Could your morning cup of Joe affect your monthly cycle? Here’s everything you need to know about the power of your morning brew
Reviewed by: Dr Emma Ross
Flat whites, lattes, piccolos, iced cappuccinos, americanos – you name it, coffee has become a culture with a capital C, with 80% of us taking some form of caffeine each day. For some, that caffeine buzz is essential to kick-starting the day, while for others it’s a recipe for the jitters.
But, what does the science say when it comes to caffeine and its effect on our menstrual cycles and fitness performance? Health Journalist Jane Druker has an espresso or two with Jennis Physiologist Dr Emma Ross and GP Dr Sarah Brewer…
What is caffeine?
In its purest form, caffeine is a white powder with a bitter taste, which acts as a powerful stimulant that speeds up thinking, boosts mood and motivation. It is also a psychoactive agent ie. a drug which, when ingested, affects the way our brain functions.
How does caffeine affect your body?
The way caffeine works on your brain is that it inhibits a natural neurotransmitter called adenosine (a naturally calming hormone), which naturally builds up throughout the day, making you feel tired as the day progresses. Caffeine blocks this process by binding to adenosine receptors, which in turn makes you feel more alert and vigilant rather than sleepy.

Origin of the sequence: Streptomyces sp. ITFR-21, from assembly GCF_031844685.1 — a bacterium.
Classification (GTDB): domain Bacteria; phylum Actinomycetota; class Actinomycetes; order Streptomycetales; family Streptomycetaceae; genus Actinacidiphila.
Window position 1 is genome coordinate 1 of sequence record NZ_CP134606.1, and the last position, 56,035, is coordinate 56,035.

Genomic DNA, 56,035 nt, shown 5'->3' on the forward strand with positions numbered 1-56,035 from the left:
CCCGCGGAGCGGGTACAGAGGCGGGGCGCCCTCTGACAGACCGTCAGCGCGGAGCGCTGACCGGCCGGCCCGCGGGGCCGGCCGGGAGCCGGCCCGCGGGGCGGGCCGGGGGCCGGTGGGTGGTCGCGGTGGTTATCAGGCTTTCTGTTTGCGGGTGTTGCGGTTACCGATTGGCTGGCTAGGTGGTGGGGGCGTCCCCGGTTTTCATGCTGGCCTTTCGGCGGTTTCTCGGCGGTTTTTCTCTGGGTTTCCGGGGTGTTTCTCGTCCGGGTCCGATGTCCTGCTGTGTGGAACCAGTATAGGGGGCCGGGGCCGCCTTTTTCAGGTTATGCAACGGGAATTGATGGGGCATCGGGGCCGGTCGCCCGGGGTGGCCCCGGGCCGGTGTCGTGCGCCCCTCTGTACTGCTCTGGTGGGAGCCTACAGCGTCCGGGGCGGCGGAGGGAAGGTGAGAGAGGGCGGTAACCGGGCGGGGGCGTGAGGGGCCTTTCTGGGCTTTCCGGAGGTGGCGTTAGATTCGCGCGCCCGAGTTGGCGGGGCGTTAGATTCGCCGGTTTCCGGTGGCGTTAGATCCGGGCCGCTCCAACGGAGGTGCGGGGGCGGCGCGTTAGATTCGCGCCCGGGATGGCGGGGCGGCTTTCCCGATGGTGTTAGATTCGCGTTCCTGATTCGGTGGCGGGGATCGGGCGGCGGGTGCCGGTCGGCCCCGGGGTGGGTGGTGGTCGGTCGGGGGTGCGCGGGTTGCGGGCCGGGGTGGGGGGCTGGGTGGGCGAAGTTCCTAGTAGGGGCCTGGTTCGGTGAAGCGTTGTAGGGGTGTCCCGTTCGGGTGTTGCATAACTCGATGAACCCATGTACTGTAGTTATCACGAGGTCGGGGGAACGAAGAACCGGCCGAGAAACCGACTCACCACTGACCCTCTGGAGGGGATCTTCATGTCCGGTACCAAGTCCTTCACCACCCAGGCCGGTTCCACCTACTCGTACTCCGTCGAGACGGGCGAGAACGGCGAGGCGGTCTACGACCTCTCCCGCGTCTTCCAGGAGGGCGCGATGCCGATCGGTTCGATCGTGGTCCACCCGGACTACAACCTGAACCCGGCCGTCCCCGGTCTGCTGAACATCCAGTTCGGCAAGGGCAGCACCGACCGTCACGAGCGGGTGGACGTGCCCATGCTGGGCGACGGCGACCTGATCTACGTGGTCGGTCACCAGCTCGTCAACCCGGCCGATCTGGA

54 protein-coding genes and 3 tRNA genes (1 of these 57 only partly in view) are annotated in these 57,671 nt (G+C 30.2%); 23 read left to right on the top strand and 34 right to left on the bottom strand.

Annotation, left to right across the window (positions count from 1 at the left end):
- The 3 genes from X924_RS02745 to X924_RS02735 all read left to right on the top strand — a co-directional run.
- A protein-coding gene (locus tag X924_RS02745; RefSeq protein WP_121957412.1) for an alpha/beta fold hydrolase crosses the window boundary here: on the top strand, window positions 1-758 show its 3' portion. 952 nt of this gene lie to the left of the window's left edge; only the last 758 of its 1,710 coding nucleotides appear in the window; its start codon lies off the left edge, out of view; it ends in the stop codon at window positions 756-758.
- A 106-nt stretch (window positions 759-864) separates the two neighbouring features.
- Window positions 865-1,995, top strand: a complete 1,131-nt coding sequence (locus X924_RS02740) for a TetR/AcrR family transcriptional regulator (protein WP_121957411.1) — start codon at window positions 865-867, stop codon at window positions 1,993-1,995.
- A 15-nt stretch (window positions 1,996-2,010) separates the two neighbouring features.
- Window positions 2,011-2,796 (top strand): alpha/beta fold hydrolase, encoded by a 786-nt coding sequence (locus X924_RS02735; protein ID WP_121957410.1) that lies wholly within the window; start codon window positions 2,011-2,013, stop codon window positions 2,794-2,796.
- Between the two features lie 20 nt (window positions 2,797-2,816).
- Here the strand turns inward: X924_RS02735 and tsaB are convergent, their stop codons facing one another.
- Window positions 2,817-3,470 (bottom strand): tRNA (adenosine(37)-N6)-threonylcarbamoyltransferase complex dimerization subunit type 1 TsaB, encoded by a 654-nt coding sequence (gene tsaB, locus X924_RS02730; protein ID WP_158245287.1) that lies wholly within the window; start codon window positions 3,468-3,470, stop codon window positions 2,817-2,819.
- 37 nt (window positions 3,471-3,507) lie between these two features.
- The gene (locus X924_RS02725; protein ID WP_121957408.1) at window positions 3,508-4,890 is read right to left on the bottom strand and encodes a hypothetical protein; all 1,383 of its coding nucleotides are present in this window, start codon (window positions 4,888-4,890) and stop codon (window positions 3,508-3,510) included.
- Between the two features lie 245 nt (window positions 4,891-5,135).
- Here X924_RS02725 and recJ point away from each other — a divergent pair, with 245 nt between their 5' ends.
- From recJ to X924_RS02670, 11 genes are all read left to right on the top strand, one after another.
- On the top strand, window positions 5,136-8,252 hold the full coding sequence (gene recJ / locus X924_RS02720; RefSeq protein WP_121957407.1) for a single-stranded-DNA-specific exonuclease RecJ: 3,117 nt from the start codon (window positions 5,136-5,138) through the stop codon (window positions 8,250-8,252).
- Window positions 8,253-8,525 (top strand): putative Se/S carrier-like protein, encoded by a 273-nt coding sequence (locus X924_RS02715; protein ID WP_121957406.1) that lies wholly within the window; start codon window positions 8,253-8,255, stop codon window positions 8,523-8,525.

Does caffeine affect women differently to men?
“Caffeine is ingested rapidly, taking about 45 minutes to an hour to be completely absorbed,” explains GP Dr Sarah Brewer. “Although more research needs to be done, it’s believed that because our hormonal system and autonomic nervous systems are different to our male counterparts, we are more sensitive to caffeine’s effects and take longer to process it - all of which can amp up its effects.”
It’s worth being mindful of your caffeine consumption if you suffer from cramping
What does that mean for our cycle symptoms?
Although caffeine energises us, it also increases our dual stress hormones: norepinephrine and epinephrine, which are in charge of elevating both blood pressure and heart rate. When these hormone levels are increased, the blood vessels are restricted, which can cause tension in our bodies. It’s this tension that we’re particularly susceptible to during our Pre-menstrual phase.
“It’s also well documented that too much caffeine can lead to jittery side effects and potentially exacerbate feelings of anxiety, so it’s worth being mindful of your caffeine consumption if you suffer from cramping, but also bloating, fatigue, mood changes, anxiety and headaches during your period or Pre-menstrual phases,” says Dr Emma Ross.
What about tea?
Do you find that the caffeine buzz is less intense after a cup of tea? Then here’s the science behind that.
Although tea works in a similar way to coffee, the amount of caffeine in tea or coffee can vary significantly depending on the origin, type and preparation.
Generally tea leaves contain 3.5% caffeine, while coffee beans have 1.1–2.2%. However, the coffee brewing process uses hotter water, which extracts more of the caffeine from the beans. In addition, typically, you use more coffee beans than you’d use tea leaves for a drink, so 1 cup (237 ml) of brewed coffee generally has more caffeine than a basic builder’s tea.
Caffeine and cycle length
Every woman is different and responds differently to caffeine, so it’s difficult to confirm its effects on our menstrual cycles without more thorough research. However, in the studies that are available, here’s what we know…
A recent analysis of 20 studies confirmed that caffeine can improve training intensity and performance